faircompanies: You mean your dishwashing soap?

“Dishwashing soap, beauty products, cleaning products- there are a lot of toxins in our world. For greywater the two things you want to avoid for your plants are boron and salt which are non-toxic, but plants don’t like them so oftentimes eco-cleaning products will contain salt and boron so that’s a new thing to think about; it may say non-toxic , but it may not be great for your plants. So with grey water you should start to get less impacting products.”

“A lot of places that have a greywater code, like where the state encourages greywater use, they don’t allow kitchen sinks because there’s more grease and food particles, more dark greywater. Also they found different kinds of bacteria will grow in the drain in the kitchen sink so kitchen sinks sometimes will not be allowed, but they are a good source of greywater.”

faircompanies: What does it cost to put in a greywater system?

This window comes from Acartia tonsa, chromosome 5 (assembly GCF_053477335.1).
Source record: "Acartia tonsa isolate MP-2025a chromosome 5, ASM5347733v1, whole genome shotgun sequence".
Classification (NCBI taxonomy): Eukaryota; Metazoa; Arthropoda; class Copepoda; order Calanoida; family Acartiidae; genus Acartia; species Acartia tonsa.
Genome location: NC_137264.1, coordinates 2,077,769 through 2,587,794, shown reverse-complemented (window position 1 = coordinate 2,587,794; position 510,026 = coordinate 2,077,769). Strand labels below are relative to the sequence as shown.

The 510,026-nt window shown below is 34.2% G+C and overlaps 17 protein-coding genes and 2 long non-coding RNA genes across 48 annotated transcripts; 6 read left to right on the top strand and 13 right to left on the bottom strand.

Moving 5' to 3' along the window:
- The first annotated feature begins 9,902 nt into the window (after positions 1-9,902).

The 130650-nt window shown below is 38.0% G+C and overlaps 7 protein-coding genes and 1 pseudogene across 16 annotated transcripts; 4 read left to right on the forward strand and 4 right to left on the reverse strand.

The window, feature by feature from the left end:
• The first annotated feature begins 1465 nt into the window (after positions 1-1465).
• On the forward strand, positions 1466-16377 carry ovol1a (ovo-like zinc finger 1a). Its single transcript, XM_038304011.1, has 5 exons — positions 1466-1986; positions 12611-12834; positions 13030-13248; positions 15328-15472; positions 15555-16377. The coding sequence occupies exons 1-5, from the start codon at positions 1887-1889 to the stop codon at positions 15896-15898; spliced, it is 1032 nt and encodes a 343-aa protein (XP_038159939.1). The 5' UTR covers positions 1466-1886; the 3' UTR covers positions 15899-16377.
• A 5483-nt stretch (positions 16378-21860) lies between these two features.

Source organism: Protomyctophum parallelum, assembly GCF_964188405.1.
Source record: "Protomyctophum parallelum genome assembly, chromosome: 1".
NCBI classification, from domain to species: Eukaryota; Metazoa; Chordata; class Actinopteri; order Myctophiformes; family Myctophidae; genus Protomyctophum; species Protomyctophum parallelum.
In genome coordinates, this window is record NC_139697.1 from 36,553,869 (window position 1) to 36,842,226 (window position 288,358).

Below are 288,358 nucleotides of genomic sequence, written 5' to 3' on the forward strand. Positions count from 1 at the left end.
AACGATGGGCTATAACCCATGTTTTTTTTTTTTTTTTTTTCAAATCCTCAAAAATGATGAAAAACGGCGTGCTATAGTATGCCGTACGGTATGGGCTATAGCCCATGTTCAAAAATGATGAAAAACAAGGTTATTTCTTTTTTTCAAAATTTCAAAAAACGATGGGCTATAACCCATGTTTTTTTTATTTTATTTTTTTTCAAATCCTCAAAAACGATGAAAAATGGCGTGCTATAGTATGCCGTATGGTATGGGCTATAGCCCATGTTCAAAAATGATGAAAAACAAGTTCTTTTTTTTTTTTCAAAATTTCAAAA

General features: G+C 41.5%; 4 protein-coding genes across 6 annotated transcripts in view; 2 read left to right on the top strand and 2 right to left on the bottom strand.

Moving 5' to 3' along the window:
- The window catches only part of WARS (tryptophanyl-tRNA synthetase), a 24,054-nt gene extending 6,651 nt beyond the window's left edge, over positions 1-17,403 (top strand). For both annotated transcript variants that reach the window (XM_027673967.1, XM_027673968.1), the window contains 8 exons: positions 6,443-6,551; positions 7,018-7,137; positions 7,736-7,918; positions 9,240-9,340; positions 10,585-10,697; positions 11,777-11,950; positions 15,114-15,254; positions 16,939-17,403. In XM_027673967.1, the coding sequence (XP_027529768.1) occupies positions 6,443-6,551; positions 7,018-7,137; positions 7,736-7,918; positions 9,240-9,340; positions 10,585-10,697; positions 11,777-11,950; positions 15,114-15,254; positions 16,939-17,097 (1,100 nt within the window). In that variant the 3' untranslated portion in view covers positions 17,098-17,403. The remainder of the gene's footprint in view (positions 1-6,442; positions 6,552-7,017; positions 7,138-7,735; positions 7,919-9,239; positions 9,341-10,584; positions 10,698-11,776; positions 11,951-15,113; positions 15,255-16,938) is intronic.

“The washing system that I just showed you is about $200 and this kitchen sink system was about $150. I got a lot of the pipes salvaged-so just a few hundred dollars.”

faircompanies: But it’s your own labor?

“Yes, it’s my own labor.”

faircompanies: Do you think that we’re heading into a situation where everybody needs to do this?

“Yes, I don’t think there is any reason to be sending perfectly good irrigation water down the drain. And also there is no reason we should be putting toxins into our water that’s going out into the water bodies so if we educate ourselves and are using this in our own yard it will help on less water, less demand on sewer plants, and less toxins going into the environment. We can grow food and we become more connected to both our land as well as our water system.”

faircompanies: What’s the matter with using water and sending it somewhere to clean it up and get it back again? Why shouldn’t we use the sewerage system?

“So nature has its own way of cleaning water and there is a natural water cycle; we have broken that cycle, messed it up along the way.”

“Cultures that are sustainable with their water go to their water source; either springs, or rivers or creeks. They need to care for that water because that is what they are using so when you don’t need to worry about your water you can do all these cleaning things and it doesn’t affect you.”